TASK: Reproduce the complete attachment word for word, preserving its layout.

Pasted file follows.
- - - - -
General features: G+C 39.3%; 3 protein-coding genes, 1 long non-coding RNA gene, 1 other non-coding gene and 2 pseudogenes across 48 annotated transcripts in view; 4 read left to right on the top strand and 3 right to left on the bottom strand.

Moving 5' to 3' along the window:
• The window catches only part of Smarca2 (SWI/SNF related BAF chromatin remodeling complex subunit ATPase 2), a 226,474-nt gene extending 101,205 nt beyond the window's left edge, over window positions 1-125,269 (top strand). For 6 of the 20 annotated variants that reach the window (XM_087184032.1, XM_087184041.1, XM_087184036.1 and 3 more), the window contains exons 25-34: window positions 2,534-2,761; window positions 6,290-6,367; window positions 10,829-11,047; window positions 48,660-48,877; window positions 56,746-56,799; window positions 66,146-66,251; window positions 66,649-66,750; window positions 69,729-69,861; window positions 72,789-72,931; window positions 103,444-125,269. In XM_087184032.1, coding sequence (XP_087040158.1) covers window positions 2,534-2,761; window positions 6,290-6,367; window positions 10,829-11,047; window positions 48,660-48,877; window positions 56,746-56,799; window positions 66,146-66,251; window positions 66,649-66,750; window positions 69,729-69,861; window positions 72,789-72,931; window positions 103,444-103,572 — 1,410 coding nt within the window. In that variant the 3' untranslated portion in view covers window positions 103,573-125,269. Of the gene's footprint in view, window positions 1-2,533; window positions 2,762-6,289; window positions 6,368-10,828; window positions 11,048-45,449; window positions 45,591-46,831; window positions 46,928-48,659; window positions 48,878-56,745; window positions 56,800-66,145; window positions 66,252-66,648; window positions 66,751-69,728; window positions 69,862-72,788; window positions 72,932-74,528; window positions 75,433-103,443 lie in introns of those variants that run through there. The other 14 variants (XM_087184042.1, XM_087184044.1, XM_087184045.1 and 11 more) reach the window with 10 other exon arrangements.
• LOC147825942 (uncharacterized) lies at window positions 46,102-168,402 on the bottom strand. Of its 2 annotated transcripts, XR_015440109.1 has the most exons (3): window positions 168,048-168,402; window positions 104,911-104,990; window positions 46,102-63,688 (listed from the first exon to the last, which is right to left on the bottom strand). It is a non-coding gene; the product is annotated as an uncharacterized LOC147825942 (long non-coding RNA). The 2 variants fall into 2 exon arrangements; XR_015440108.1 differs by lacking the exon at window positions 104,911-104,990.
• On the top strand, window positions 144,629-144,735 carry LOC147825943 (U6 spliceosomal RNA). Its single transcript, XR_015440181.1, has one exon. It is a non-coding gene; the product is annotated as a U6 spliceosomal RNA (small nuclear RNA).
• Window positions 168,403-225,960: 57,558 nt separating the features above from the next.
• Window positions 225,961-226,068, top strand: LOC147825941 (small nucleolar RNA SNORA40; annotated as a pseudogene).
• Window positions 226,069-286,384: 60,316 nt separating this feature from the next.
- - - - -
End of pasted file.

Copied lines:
General features: G+C 39.3%; 3 protein-coding genes, 1 long non-coding RNA gene, 1 other non-coding gene and 2 pseudogenes across 48 annotated transcripts in view; 4 read left to right on the top strand and 3 right to left on the bottom strand.

Moving 5' to 3' along the window:
• The window catches only part of Smarca2 (SWI/SNF related BAF chromatin remodeling complex subunit ATPase 2), a 226,474-nt gene extending 101,205 nt beyond the window's left edge, over window positions 1-125,269 (top strand). For 6 of the 20 annotated variants that reach the window (XM_087184032.1, XM_087184041.1, XM_087184036.1 and 3 more), the window contains exons 25-34: window positions 2,534-2,761; window positions 6,290-6,367; window positions 10,829-11,047; window positions 48,660-48,877; window positions 56,746-56,799; window positions 66,146-66,251; window positions 66,649-66,750; window positions 69,729-69,861; window positions 72,789-72,931; window positions 103,444-125,269. In XM_087184032.1, coding sequence (XP_087040158.1) covers window positions 2,534-2,761; window positions 6,290-6,367; window positions 10,829-11,047; window positions 48,660-48,877; window positions 56,746-56,799; window positions 66,146-66,251; window positions 66,649-66,750; window positions 69,729-69,861; window positions 72,789-72,931; window positions 103,444-103,572 — 1,410 coding nt within the window. In that variant the 3' untranslated portion in view covers window positions 103,573-125,269. Of the gene's footprint in view, window positions 1-2,533; window positions 2,762-6,289; window positions 6,368-10,828; window positions 11,048-45,449; window positions 45,591-46,831; window positions 46,928-48,659; window positions 48,878-56,745; window positions 56,800-66,145; window positions 66,252-66,648; window positions 66,751-69,728; window positions 69,862-72,788; window positions 72,932-74,528; window positions 75,433-103,443 lie in introns of those variants that run through there. The other 14 variants (XM_087184042.1, XM_087184044.1, XM_087184045.1 and 11 more) reach the window with 10 other exon arrangements.
• LOC147825942 (uncharacterized) lies at window positions 46,102-168,402 on the bottom strand. Of its 2 annotated transcripts, XR_015440109.1 has the most exons (3): window positions 168,048-168,402; window positions 104,911-104,990; window positions 46,102-63,688 (listed from the first exon to the last, which is right to left on the bottom strand). It is a non-coding gene; the product is annotated as an uncharacterized LOC147825942 (long non-coding RNA). The 2 variants fall into 2 exon arrangements; XR_015440108.1 differs by lacking the exon at window positions 104,911-104,990.
• On the top strand, window positions 144,629-144,735 carry LOC147825943 (U6 spliceosomal RNA). Its single transcript, XR_015440181.1, has one exon. It is a non-coding gene; the product is annotated as a U6 spliceosomal RNA (small nuclear RNA).
• Window positions 168,403-225,960: 57,558 nt separating the features above from the next.
• Window positions 225,961-226,068, top strand: LOC147825941 (small nucleolar RNA SNORA40; annotated as a pseudogene).
• Window positions 226,069-286,384: 60,316 nt separating this feature from the next.